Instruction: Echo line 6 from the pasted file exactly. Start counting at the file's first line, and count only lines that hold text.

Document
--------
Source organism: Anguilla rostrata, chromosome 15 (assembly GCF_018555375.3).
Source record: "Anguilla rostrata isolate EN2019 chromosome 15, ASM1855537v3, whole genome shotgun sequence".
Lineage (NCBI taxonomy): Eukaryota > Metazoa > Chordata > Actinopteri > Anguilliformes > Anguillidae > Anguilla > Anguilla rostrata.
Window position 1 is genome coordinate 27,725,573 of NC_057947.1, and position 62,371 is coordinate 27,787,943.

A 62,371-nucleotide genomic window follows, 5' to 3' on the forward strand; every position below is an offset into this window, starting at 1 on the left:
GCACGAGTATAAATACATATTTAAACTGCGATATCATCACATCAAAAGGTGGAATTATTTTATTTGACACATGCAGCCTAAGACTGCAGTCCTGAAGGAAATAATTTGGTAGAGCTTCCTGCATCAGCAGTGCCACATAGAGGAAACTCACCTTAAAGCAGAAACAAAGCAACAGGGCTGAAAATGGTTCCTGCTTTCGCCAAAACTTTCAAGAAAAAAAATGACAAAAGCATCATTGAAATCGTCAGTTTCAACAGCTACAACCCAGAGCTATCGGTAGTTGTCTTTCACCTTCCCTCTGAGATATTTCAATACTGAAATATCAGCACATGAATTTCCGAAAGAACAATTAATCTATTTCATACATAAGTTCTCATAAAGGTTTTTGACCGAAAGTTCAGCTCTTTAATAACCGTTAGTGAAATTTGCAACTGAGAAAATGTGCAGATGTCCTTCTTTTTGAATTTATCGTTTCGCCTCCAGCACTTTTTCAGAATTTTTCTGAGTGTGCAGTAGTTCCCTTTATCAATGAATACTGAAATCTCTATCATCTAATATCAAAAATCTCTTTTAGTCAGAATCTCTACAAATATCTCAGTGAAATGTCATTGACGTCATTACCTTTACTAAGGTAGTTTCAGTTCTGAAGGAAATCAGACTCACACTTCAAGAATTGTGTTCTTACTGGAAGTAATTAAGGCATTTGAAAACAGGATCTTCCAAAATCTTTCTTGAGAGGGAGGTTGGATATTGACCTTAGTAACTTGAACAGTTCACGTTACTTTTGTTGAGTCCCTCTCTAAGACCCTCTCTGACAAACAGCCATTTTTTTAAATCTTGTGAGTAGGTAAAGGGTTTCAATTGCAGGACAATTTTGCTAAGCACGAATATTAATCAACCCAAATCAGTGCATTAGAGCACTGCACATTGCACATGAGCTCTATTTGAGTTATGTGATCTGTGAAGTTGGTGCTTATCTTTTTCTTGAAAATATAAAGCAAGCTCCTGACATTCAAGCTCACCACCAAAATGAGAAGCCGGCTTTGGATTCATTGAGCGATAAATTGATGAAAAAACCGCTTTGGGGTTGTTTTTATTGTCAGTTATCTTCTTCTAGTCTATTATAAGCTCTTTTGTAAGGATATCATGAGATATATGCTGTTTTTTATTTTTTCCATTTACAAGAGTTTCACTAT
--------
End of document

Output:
GCACGAGTATAAATACATATTTAAACTGCGATATCATCACATCAAAAGGTGGAATTATTTTATTTGACACATGCAGCCTAAGACTGCAGTCCTGAAGGAAATAATTTGGTAGAGCTTCCTGCATCAGCAGTGCCACATAGAGGAAACTCACCTTAAAGCAGAAACAAAGCAACAGGGCTGAAAATGGTTCCTGCTTTCGCCAAAACTTTCAAGAAAAAAAATGACAAAAGCATCATTGAAATCGTCAGTTTCAACAGCTACAACCCAGAGCTATCGGTAGTTGTCTTTCACCTTCCCTCTGAGATATTTCAATACTGAAATATCAGCACATGAATTTCCGAAAGAACAATTAATCTATTTCATACATAAGTTCTCATAAAGGTTTTTGACCGAAAGTTCAGCTCTTTAATAACCGTTAGTGAAATTTGCAACTGAGAAAATGTGCAGATGTCCTTCTTTTTGAATTTATCGTTTCGCCTCCAGCACTTTTTCAGAATTTTTCTGAGTGTGCAGTAGTTCCCTTTATCAATGAATACTGAAATCTCTATCATCTAATATCAAAAATCTCTTTTAGTCAGAATCTCTACAAATATCTCAGTGAAATGTCATTGACGTCATTACCTTTACTAAGGTAGTTTCAGTTCTGAAGGAAATCAGACTCACACTTCAAGAATTGTGTTCTTACTGGAAGTAATTAAGGCATTTGAAAACAGGATCTTCCAAAATCTTTCTTGAGAGGGAGGTTGGATATTGACCTTAGTAACTTGAACAGTTCACGTTACTTTTGTTGAGTCCCTCTCTAAGACCCTCTCTGACAAACAGCCATTTTTTTAAATCTTGTGAGTAGGTAAAGGGTTTCAATTGCAGGACAATTTTGCTAAGCACGAATATTAATCAACCCAAATCAGTGCATTAGAGCACTGCACATTGCACATGAGCTCTATTTGAGTTATGTGATCTGTGAAGTTGGTGCTTATCTTTTTCTTGAAAATATAAAGCAAGCTCCTGACATTCAAGCTCACCACCAAAATGAGAAGCCGGCTTTGGATTCATTGAGCGATAAATTGATGAAAAAACCGCTTTGGGGTTGTTTTTATTGTCAGTTATCTTCTTCTAGTCTATTATAAGCTCTTTTGTAAGGATATCATGAGATATATGCTGTTTTTTATTTTTTCCATTTACAAGAGTTTCACTAT